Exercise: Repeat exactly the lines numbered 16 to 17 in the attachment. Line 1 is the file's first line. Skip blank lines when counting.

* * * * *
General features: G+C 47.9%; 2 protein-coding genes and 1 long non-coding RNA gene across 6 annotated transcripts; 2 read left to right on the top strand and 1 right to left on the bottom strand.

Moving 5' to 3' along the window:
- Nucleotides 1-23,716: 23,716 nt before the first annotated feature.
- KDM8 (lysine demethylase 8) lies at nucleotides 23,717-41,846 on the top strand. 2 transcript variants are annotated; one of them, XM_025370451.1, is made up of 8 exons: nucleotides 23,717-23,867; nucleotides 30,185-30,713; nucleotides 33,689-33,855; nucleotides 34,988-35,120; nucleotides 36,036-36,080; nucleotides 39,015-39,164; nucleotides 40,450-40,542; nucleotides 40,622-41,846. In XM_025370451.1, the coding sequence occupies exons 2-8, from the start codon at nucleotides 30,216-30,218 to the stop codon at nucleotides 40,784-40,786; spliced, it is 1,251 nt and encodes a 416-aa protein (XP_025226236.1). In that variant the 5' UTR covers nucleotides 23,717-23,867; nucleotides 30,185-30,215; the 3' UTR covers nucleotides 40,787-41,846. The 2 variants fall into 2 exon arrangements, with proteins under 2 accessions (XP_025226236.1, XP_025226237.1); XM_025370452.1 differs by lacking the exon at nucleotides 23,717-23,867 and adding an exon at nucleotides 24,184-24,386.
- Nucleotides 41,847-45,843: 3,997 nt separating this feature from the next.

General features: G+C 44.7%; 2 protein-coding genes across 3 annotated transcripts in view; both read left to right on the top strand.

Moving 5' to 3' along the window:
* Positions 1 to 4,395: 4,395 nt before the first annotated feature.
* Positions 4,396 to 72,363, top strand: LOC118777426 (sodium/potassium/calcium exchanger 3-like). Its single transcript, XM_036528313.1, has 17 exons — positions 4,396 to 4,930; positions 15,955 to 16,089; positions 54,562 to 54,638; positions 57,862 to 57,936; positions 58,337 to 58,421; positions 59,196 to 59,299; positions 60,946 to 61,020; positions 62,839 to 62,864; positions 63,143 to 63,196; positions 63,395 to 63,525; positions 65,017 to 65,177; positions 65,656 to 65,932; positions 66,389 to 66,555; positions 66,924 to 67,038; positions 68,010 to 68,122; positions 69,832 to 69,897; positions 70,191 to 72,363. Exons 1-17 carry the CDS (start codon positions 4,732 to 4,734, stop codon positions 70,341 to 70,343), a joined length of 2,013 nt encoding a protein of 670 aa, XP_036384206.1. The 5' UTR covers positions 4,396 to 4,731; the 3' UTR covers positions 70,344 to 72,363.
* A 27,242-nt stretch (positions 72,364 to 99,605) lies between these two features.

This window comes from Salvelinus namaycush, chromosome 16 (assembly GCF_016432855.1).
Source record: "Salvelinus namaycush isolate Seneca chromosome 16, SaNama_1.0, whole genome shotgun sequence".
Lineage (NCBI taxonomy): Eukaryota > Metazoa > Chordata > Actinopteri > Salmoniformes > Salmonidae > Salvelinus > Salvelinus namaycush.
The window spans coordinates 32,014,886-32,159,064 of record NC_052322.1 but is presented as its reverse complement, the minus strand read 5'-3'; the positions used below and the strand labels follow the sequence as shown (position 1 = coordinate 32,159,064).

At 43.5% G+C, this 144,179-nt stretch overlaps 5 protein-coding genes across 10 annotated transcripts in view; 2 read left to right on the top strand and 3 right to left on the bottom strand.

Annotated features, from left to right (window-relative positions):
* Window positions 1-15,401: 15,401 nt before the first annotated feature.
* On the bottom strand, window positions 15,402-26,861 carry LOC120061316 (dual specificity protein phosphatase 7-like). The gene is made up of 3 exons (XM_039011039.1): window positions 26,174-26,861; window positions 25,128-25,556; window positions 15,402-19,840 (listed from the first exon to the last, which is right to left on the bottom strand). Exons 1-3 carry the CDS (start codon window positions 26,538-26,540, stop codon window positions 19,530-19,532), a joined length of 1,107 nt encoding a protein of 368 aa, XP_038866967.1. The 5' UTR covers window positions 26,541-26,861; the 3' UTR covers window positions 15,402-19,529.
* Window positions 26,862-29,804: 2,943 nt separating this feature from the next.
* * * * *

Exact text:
Annotated features, from left to right (window-relative positions):
* Window positions 1-15,401: 15,401 nt before the first annotated feature.